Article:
China's top foundry still faces hurdles thanks to U.S. bans
Semiconductor Manufacturing International Corp. (SMIC) is China's largest foundry. As such, you might have expected it to bail Huawei out of the chip ban placed on it by the U.S. Last May, the U.S. Commerce Department changed an export rule so that foundries using American technology to manufacture cutting-edge chips can not ship said components to Huawei. And this ban is in force even on chips that Huawei itself designed.
SMIC still negatively impacted by entity list placement
While Huawei has managed one way or another to get around its inability to access Google's licensed version of Android, the chip ban has really done damage. Last year, Huawei used its cutting-edge 5nm Kirin 9000 chips on the Mate 40 series; the Mate line contains the manufacturer's most technologically advanced phones for the year. But much of the inventory it stocked up while awaiting the start of the ban has presumably been used up. And while the beleaguered phone and networking company did eventually turn over some of its HiSilicon designs to SMIC to produce, the most advanced process nodes offered by the Chinese company are 14nm and 28nm. The lower the process node in terms of numbers, the higher the number of transistors that can fit into a square mm (transistor density). Chips with a higher transistor density are more powerful and energy-efficient.
Huawei is banned from receiving shipments of its 5nm Kirin 9000 chip manufactured by TSMC
Last year, prior to the new chip export rule taking effect, Huawei had SMIC manufacture the Kirin 710A, an integrated circuit for mid-range handsets. The Chinese foundry used its most advanced process node,14nm, to produce the component. Huawei's most cutting-edge chip design is the 5nm Kirin 9000 (which was manufactured by industry leader TSMC) and it contains 15.3 billion transistors; that is a far cry more than the transistor count on the Kirin 710A. Without the ability to deliver 5nm or even 7nm chips at this stage, SMIC is not an option for Huawei to use to beat the ban. Additionally, some of SMIC's equipment used to make its advanced chips is American sourced. The Wall Street Journal notes that this has prevented the foundry from shipping its 14nm and 28nm chips to Huawei. As a result, shipments of SMIC's components manufactured using its most advanced process nodes dropped from 14.6% of its revenue during the third quarter to 5% during the fourth quarter. The export rule change took effect in the middle of September which explains the surge during the first 10 weeks of the third quarter to ship these products, and why the fourth quarter numbers were so poor.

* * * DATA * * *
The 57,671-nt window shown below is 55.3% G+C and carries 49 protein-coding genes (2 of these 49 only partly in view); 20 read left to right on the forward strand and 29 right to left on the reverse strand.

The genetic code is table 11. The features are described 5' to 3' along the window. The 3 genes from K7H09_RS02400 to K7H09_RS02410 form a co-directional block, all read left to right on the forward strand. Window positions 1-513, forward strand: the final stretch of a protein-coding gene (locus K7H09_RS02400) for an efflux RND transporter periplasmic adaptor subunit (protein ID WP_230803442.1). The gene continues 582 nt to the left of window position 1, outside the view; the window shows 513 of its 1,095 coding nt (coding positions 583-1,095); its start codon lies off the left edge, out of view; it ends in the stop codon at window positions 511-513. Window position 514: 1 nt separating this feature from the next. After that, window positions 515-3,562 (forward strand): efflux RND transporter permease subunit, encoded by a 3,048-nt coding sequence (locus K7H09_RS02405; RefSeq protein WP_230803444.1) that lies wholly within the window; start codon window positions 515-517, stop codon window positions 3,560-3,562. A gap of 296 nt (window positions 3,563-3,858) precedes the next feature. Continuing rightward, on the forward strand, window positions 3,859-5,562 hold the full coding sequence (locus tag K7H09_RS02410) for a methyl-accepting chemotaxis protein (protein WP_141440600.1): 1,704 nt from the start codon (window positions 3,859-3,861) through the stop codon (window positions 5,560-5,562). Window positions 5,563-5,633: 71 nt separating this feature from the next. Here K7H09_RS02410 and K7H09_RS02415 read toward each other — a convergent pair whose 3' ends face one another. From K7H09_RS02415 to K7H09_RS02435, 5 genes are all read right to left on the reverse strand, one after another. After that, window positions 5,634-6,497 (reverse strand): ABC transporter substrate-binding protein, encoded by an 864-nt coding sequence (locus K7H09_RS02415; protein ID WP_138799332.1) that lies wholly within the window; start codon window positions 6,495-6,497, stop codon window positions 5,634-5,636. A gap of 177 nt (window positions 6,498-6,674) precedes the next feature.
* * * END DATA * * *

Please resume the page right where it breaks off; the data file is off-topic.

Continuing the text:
In December, SMIC itself was placed on the entity list by the Trump administration. This means that in order to obtain some American made technology, the company will need to receive a license first. But here's the rub. Chips made using the 10nm process node or lower will face a presumption of denial from the Commerce Department. SMIC hopes to eventually roll 10nm and 7nm chips off of its assembly line and its placement on the entity list is going to make it harder for them to do so. And if you're asking why did the U.S. government do this, the Commerce Department responded at the time that it was necessary "to prevent such key enabling technology from supporting China’s military-civil fusion efforts."
U.S. rule change makes it harder for SMIC to ship 14nm and 28nm chips to Huawei
Former Commerce Secretary Wilbur Ross made this statement when announcing the entity list inclusion for SMIC. "We will not allow advanced U.S. technology to help build the military of an increasingly belligerent adversary. Between SMIC’s relationships of concern with the military industrial complex, China’s aggressive application of military civil fusion mandates and state-directed subsidies, SMIC perfectly illustrates the risks of China’s leverage of U.S. technology to support its military modernization. Entity List restrictions are a necessary measure to ensure that China, through its national champion SMIC, is not able to leverage U.S. technologies to enable indigenous advanced technology levels to support its destabilizing military activities."